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## Linear System (Revisit)¶

We have seen system in the following form:

$\begin{bmatrix}X_{n+1}\\Y_{n+1}\end{bmatrix} = M \begin{bmatrix}X_n\\Y_n\end{bmatrix}$

However, this it sometimes hard to define!!!!

Sometimes we only know the "Propensity" (More tuna, more sharks, too many tuna, not enough food, less tuna)

For these cases, we can use the continuous model!

$\begin{bmatrix}X'\\Y'\end{bmatrix} = M \begin{bmatrix}X_n\\Y_n\end{bmatrix}$

## Continuous Time Model v.s. Discrete Time Model¶

### Discrete Time:¶

• Knows the direct value of $X_{n+1}$
• Eigenvalues $|\lambda|>1 \implies$ unstable, $|\lambda|\le 1 \implies$ stable
• Longterm behavior converges to dominate eigenvalue's eigenvector

### Continuous Time¶

• Only knows the change $X' = \lim_{\triangle t\rightarrow 0}\frac{X_{n+1}-X_n}{\triangle t}$
• Eigenvalues $real(\lambda)\le 0 \implies \text{ stable, } real(\lambda)>0 \implies \text{ unstable}$

## Equilibrium ¶

Most of the time, a continuous time system is written in the following form: $\begin{bmatrix}X'\\Y'\end{bmatrix} = \begin{bmatrix}g(X,Y)\\h(X,Y)\end{bmatrix}$

## J = $\begin{bmatrix}\frac{\partial g(X,Y)}{\partial X}&\frac{\partial g(X,Y)}{\partial Y}\\\frac{\partial h(X,Y)}{\partial X}&\frac{\partial h(X,Y)}{\partial Y}\end{bmatrix}$¶

#### Partial Differential (Only differentiate one of the variable, treat others like constant)¶

For $z(x,y) = x^3+5xy+y^2$

$\frac{\partial z}{\partial x} = 3x^2+5y$

$\frac{\partial z}{\partial y} = 5x+2y$

### Recall: Stable/ Unstable Equilibrium Points ¶

For $X' = f(X)$, which of the following points is stable?

(a) $f(x_1)=0, f'(x_1)>0$

(b) $f(x_1)=0, f'(x_1)<0$

(c) $f(x_1)<0, f'(x_1)=0$

For $X'=g(X,Y)$, it has slope(gradient) in 2 directions, what should be $<0$ ????

## Real Parts of Eigenvalues of the Jacobian <0 $\implies$ Stable ¶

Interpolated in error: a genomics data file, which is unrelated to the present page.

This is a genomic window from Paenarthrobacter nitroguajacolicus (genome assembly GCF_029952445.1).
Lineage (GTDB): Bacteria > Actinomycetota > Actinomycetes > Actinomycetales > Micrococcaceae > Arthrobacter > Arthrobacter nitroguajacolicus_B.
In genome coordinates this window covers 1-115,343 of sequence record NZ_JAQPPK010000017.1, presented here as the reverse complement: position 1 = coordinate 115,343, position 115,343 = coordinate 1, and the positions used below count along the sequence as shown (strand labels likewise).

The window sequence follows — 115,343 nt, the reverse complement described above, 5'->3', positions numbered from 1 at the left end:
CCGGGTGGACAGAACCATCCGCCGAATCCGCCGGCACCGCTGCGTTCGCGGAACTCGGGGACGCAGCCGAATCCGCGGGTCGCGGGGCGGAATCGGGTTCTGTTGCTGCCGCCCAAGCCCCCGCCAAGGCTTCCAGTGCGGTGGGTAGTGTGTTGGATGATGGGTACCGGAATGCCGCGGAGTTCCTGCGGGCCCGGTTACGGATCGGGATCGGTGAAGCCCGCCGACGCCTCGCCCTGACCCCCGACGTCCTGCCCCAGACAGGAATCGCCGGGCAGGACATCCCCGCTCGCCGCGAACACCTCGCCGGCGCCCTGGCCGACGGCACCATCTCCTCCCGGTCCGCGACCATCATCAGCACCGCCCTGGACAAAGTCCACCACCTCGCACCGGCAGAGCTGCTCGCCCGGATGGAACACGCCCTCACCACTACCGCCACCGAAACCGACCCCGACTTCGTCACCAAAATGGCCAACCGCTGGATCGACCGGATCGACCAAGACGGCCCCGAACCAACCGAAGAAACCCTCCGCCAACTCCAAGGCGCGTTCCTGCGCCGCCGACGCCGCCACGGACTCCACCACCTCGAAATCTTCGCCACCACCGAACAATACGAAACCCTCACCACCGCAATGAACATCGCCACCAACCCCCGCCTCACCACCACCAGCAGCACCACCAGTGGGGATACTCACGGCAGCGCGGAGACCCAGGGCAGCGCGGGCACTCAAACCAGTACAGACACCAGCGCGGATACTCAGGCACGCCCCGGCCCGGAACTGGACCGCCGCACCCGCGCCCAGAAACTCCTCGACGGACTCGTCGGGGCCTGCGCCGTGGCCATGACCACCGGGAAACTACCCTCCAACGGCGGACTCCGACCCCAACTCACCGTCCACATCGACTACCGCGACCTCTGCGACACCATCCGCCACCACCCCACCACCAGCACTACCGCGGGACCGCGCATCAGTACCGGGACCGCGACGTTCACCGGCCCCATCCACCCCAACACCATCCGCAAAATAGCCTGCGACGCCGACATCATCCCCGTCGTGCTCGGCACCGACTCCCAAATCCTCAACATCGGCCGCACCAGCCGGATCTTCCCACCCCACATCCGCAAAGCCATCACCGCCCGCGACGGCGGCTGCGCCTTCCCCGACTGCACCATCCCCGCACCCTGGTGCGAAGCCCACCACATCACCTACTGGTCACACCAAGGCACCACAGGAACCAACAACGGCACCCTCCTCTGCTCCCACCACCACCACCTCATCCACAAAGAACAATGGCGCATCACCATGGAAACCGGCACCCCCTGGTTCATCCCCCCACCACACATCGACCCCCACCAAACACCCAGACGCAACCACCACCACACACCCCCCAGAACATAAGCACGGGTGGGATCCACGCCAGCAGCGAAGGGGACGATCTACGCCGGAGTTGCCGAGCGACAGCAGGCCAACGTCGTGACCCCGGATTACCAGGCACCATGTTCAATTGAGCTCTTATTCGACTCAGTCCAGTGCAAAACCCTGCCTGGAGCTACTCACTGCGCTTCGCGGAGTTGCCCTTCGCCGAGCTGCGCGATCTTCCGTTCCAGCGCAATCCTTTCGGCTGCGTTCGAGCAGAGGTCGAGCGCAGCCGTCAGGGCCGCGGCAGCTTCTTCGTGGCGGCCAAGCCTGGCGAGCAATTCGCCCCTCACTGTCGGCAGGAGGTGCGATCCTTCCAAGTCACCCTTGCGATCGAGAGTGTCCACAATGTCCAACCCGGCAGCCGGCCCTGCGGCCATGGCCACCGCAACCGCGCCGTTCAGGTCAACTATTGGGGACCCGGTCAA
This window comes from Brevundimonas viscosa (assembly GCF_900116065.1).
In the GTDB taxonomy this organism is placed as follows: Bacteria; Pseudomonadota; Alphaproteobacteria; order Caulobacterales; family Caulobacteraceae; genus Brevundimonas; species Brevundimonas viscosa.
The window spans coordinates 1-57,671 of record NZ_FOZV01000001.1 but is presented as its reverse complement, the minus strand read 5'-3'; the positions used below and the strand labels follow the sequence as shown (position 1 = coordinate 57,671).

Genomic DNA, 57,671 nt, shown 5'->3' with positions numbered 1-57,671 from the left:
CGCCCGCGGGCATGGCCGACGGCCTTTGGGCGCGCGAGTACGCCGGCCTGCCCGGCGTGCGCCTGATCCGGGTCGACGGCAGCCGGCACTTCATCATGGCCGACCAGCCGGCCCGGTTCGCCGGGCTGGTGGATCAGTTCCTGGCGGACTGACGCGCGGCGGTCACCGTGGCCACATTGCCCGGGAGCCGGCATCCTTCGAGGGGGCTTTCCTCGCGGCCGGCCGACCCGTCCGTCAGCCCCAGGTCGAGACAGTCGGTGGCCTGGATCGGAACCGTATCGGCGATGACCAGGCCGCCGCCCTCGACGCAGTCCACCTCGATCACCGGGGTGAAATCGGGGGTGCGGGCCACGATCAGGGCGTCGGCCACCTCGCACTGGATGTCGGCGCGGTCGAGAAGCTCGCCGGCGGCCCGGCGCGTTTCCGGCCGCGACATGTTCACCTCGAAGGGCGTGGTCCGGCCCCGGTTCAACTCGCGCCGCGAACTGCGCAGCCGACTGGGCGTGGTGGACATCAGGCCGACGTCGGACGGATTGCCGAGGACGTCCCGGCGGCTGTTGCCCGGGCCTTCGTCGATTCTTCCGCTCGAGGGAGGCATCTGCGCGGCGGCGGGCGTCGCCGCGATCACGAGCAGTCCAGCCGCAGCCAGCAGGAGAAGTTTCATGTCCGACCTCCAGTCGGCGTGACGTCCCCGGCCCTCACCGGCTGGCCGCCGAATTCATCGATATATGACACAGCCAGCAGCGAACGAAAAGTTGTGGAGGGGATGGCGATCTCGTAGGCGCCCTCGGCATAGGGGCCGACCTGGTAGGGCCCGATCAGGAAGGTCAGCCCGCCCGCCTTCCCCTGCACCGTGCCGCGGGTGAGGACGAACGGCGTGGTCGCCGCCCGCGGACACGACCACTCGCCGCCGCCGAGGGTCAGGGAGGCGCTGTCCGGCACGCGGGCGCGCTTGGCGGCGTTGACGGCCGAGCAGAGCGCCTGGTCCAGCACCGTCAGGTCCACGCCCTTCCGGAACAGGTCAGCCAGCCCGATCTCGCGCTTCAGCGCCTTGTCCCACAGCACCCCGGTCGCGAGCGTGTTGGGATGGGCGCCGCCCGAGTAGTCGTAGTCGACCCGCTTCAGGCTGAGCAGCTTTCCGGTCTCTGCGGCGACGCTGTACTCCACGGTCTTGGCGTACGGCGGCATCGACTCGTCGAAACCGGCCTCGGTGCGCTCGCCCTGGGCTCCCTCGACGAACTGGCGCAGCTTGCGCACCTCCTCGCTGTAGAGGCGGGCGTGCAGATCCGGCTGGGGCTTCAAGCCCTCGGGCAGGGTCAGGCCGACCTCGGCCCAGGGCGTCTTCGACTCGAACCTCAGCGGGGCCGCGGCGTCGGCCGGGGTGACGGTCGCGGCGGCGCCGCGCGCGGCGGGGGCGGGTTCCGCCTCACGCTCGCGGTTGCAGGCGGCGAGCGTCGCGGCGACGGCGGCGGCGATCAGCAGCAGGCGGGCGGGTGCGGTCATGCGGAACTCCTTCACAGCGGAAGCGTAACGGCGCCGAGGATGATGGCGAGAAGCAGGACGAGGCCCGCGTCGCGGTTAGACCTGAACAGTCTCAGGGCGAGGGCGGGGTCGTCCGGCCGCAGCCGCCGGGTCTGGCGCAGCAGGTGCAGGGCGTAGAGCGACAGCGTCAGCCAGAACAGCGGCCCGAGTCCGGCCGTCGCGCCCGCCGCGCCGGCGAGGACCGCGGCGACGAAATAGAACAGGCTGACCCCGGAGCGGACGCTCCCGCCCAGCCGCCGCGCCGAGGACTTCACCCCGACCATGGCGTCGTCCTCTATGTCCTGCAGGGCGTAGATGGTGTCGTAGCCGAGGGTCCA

### Steps of Analyzing Stability¶

• Find the equilibrium points
• Get the Jacobian (symbolic)
• Calculate the Jacobian at equilibrium points (value)
• Calculate the Jacobian's eigenvalues!
$Re(\lambda)>0$ $Re(\lambda)=0$ $Re(\lambda)<0$
$Imag(\lambda)=0$ Unstable node Line of equilibria stable node
$Imag(\lambda)\ne 0$ Unstable spiral Center stable spiral

## What is continuous time system?¶

$\dot{x} = a x, x(0) = x_0$

The solution is $x(t) = x_0 e^{at}$

## Continuous time system is written in the following way:¶

$\begin{bmatrix}\dot{x}\\\dot{y}\end{bmatrix} =\underbrace{\begin{bmatrix}a_{11}&a_{12}\\a_{21}&a_{22}\end{bmatrix}}_{A}\begin{bmatrix}x\\y\end{bmatrix}$

$\begin{bmatrix}x(0)\\y(0)\end{bmatrix} = X_0$

## The solution is still:¶

$X(t) = e^{At}X_0$ (yes, the power can be a matrix)

## What is the criterion that x(t) to be stable?¶

for $x(t) = x_0e^{at}$, if $a<0$, as times goes on, this will decay to 0 (e.g., $a = -1000, t = 100000, x_0e^{-100000000} \rightarrow 0$)

For matrix cases, the term $A<0$ is about its "Eivenvalues' real parts <0

## But this is a linear case!! What if the system is nonlinear?¶

$\begin{bmatrix}\dot{x}\\\dot{y}\end{bmatrix} =\begin{bmatrix}g(x,y)\\h(x,y)\end{bmatrix}$

## Can we still find the eigenvalues of it?¶

Yes, but no.........

All we want is to write: $\begin{bmatrix}\dot{x}\\\dot{y}\end{bmatrix} =\underbrace{\begin{bmatrix}a_{11}&a_{12}\\a_{21}&a_{22}\end{bmatrix}}_{A}\begin{bmatrix}x\\y\end{bmatrix}$

From: $\begin{bmatrix}\dot{x}\\\dot{y}\end{bmatrix} =\begin{bmatrix}g(x,y)\\h(x,y)\end{bmatrix}$

In other words, we want to express $\dot{x} =$ linear combination of x and y

## But we can try to linearize it:¶

If we have two points, $(x_1,y_1), (x_2,y_2)$

We know $\dot{x_1} = g(x_1,y_1)$ and $\dot{y_1} = h(x_1,y_1)$

So what is $\dot{x_2}, \dot{y_2}$ ????

Although we know it is $\dot{x_2} = g(x_2,y_2), \dot{y_2} = h(x_2,y_2)$, this is not linear.

We can approximate as:

$\dot{\hat{x}_2} = \frac{\partial g(x_1,y_1)}{\partial x}(x_2-x_1)+\frac{\partial g(x_1,y_1)}{\partial y}(y_2-y_1)+g(x_1,y_1)$